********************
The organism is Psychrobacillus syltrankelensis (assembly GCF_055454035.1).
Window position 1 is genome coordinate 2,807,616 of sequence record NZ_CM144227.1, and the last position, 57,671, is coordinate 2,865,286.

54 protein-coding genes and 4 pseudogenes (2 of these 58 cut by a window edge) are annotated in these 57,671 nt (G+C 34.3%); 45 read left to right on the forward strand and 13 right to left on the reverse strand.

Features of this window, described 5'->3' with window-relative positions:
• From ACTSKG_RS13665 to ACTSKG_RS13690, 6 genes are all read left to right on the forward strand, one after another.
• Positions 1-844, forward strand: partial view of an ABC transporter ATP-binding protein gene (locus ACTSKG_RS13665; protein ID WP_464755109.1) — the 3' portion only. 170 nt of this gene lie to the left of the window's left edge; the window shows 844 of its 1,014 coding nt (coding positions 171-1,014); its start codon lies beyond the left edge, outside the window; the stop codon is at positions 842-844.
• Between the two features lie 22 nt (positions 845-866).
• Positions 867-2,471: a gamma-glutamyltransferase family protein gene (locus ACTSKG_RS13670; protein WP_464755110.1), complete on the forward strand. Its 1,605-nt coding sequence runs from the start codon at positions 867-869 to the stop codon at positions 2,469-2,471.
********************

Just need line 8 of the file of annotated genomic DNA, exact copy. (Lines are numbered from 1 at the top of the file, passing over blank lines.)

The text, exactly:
• Positions 867-2,471: a gamma-glutamyltransferase family protein gene (locus ACTSKG_RS13670; protein WP_464755110.1), complete on the forward strand. Its 1,605-nt coding sequence runs from the start codon at positions 867-869 to the stop codon at positions 2,469-2,471.